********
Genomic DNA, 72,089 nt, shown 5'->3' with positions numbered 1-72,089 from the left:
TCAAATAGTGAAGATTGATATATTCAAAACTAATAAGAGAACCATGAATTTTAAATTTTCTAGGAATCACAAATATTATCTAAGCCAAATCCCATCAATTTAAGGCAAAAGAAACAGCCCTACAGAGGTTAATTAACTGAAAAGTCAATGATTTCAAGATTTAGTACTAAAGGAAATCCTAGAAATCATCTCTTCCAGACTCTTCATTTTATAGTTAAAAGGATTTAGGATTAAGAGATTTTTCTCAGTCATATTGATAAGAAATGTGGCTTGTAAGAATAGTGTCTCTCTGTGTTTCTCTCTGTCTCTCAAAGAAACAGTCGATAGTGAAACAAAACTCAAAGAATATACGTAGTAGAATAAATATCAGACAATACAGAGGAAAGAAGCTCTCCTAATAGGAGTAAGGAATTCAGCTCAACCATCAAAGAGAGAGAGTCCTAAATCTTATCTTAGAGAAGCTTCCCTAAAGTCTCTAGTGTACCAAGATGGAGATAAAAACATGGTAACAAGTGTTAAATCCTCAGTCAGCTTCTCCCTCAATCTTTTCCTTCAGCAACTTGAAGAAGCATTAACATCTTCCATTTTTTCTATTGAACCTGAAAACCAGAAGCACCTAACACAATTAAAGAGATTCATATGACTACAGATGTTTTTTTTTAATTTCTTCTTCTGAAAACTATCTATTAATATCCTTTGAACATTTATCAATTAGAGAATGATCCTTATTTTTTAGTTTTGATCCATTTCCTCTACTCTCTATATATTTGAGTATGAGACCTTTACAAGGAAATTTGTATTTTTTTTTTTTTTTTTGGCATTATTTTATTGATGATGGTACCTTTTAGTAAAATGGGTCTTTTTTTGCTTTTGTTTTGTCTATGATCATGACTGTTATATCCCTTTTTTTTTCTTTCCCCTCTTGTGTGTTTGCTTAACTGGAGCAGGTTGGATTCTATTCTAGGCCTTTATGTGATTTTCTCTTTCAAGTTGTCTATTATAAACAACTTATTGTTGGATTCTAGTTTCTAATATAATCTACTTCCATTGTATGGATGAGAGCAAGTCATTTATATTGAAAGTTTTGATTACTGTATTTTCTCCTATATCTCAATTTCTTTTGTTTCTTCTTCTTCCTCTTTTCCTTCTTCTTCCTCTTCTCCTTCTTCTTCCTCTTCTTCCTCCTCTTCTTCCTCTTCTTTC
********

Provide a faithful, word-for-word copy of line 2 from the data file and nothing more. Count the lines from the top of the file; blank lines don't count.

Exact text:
TCAAATAGTGAAGATTGATATATTCAAAACTAATAAGAGAACCATGAATTTTAAATTTTCTAGGAATCACAAATATTATCTAAGCCAAATCCCATCAATTTAAGGCAAAAGAAACAGCCCTACAGAGGTTAATTAACTGAAAAGTCAATGATTTCAAGATTTAGTACTAAAGGAAATCCTAGAAATCATCTCTTCCAGACTCTTCATTTTATAGTTAAAAGGATTTAGGATTAAGAGATTTTTCTCAGTCATATTGATAAGAAATGTGGCTTGTAAGAATAGTGTCTCTCTGTGTTTCTCTCTGTCTCTCAAAGAAACAGTCGATAGTGAAACAAAACTCAAAGAATATACGTAGTAGAATAAATATCAGACAATACAGAGGAAAGAAGCTCTCCTAATAGGAGTAAGGAATTCAGCTCAACCATCAAAGAGAGAGAGTCCTAAATCTTATCTTAGAGAAGCTTCCCTAAAGTCTCTAGTGTACCAAGATGGAGATAAAAACATGGTAACAAGTGTTAAATCCTCAGTCAGCTTCTCCCTCAATCTTTTCCTTCAGCAACTTGAAGAAGCATTAACATCTTCCATTTTTTCTATTGAACCTGAAAACCAGAAGCACCTAACACAATTAAAGAGATTCATATGACTACAGATGTTTTTTTTTAATTTCTTCTTCTGAAAACTATCTATTAATATCCTTTGAACATTTATCAATTAGAGAATGATCCTTATTTTTTAGTTTTGATCCATTTCCTCTACTCTCTATATATTTGAGTATGAGACCTTTACAAGGAAATTTGTATTTTTTTTTTTTTTTTTGGCATTATTTTATTGATGATGGTACCTTTTAGTAAAATGGGTCTTTTTTTGCTTTTGTTTTGTCTATGATCATGACTGTTATATCCCTTTTTTTTTCTTTCCCCTCTTGTGTGTTTGCTTAACTGGAGCAGGTTGGATTCTATTCTAGGCCTTTATGTGATTTTCTCTTTCAAGTTGTCTATTATAAACAACTTATTGTTGGATTCTAGTTTCTAATATAATCTACTTCCATTGTATGGATGAGAGCAAGTCATTTATATTGAAAGTTTTGATTACTGTATTTTCTCCTATATCTCAATTTCTTTTGTTTCTTCTTCTTCCTCTTTTCCTTCTTCTTCCTCTTCTCCTTCTTCTTCCTCTTCTTCCTCCTCTTCTTCCTCTTCTTTC